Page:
I found her lying on the cracked linoleum floor, soaked in a pool of her own blood. The door thrashed on its hinges as the wind whipped through the tiny kitchen to blow the papers she had stacked with painstaking precision around the room. A blizzard of fluttering white swarmed my mother, the rarest of winter roses, who blossomed beneath the papers’ hurried flight, her body blooming in vibrant, rich pools encircling the fragile remains of her broken shell.
Her eyes were still open, and her pupils dilated until the irises were nothing more than brown rims around fathomless black pools. Fear hung heavy on the air, its metallic tang fueling my own anxiety until an erratic thrum pounded through my veins, urging me to flee.
I knelt beside her and took her hand. Her eyes rolled in her head, but my whispered “Mama?” focused her gaze on me. She squeezed me hand and whispered, “Run,” then took a shuddering breath, a wispy fragment of remembered humanity, and died.
We ran. We ran through the night, past towering pines and over beds of fragrant sweet grass. No one who followed would notice the path of our hurried flight. We were surefooted and silent as does. Even the animals avoided us, perhaps because we still smelled of fear and grief, so we ran unhindered farther and farther into the forest. The dense foliage hid us from circling helicopters, their angry buzz becoming less incessant the deeper we ran. Even the search dogs’ barking grew fainter, their scenting abilities confused by our masked scent. Day after day, we ran.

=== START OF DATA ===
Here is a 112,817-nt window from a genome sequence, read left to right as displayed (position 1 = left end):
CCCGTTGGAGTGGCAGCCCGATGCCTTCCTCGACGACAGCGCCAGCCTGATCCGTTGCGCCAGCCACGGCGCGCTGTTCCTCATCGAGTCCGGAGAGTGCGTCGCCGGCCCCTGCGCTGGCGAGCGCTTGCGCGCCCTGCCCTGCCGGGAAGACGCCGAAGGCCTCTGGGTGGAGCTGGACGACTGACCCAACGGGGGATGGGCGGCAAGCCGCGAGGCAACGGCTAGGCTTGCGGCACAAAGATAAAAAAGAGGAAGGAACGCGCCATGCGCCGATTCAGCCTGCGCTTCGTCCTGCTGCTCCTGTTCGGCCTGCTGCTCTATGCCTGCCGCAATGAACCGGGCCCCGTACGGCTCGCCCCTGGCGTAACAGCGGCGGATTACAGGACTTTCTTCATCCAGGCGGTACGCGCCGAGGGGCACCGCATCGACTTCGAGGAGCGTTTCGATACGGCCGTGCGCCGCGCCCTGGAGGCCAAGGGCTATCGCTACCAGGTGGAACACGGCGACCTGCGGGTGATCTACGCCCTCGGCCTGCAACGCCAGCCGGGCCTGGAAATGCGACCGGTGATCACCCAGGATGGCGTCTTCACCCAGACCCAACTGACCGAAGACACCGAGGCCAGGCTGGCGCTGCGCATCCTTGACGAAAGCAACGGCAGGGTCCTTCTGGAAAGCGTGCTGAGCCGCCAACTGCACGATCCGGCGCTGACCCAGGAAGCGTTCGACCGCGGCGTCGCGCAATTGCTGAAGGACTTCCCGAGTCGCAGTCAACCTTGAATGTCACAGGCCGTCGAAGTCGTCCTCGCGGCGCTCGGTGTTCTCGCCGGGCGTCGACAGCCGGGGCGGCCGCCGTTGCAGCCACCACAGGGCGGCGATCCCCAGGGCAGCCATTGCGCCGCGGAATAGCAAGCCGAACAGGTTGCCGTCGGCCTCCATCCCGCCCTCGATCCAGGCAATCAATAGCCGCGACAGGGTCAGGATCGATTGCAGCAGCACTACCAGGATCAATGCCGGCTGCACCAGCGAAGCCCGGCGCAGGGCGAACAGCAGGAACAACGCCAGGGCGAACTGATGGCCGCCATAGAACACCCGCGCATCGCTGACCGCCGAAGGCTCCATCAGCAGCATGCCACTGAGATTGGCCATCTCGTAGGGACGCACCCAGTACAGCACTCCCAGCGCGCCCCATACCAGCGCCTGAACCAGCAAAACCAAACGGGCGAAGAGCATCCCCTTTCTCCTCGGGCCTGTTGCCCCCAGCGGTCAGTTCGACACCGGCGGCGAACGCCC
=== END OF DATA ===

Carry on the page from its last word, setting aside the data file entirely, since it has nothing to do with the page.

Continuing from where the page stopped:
At least with our feet in motion flying across the fragrant forest floor, we could pretend for just a little bit longer she hadn’t died. We could imagine a childhood free from paranoia, locked doors, furtive whispers and from hiding in plain sight. We could convince ourselves she had been a normal mother who taught us to bake instead of how to load and shoot a weapon in less than a minute, or that family trips had been to the mall and not survival training deep in the wilderness. That photos on the wall were of family members and loved ones, not a complicated web of key government officials and their biographies she had forced us to remember. While running, we could pretend her mania had been the over protective instincts of a single mom and not symptoms of a deeper disturbance.
(C) Sara Ackerman, 2017